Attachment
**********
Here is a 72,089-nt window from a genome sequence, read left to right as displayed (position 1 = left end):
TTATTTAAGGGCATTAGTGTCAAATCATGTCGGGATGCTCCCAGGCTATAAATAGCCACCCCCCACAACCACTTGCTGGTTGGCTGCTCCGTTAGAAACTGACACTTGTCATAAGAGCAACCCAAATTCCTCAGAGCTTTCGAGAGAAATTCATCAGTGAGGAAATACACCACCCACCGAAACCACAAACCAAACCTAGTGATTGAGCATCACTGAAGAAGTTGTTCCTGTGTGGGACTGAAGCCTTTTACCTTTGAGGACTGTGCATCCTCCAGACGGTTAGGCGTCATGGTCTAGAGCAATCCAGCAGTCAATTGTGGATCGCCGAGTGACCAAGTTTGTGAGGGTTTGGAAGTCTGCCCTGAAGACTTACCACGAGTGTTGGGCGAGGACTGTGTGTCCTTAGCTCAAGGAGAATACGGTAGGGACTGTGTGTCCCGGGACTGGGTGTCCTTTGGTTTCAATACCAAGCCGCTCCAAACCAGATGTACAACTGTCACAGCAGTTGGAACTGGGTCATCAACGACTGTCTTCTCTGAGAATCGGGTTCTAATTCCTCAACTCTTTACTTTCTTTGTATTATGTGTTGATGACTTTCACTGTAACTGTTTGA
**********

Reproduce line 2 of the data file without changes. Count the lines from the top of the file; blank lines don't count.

TTATTTAAGGGCATTAGTGTCAAATCATGTCGGGATGCTCCCAGGCTATAAATAGCCACCCCCCACAACCACTTGCTGGTTGGCTGCTCCGTTAGAAACTGACACTTGTCATAAGAGCAACCCAAATTCCTCAGAGCTTTCGAGAGAAATTCATCAGTGAGGAAATACACCACCCACCGAAACCACAAACCAAACCTAGTGATTGAGCATCACTGAAGAAGTTGTTCCTGTGTGGGACTGAAGCCTTTTACCTTTGAGGACTGTGCATCCTCCAGACGGTTAGGCGTCATGGTCTAGAGCAATCCAGCAGTCAATTGTGGATCGCCGAGTGACCAAGTTTGTGAGGGTTTGGAAGTCTGCCCTGAAGACTTACCACGAGTGTTGGGCGAGGACTGTGTGTCCTTAGCTCAAGGAGAATACGGTAGGGACTGTGTGTCCCGGGACTGGGTGTCCTTTGGTTTCAATACCAAGCCGCTCCAAACCAGATGTACAACTGTCACAGCAGTTGGAACTGGGTCATCAACGACTGTCTTCTCTGAGAATCGGGTTCTAATTCCTCAACTCTTTACTTTCTTTGTATTATGTGTTGATGACTTTCACTGTAACTGTTTGA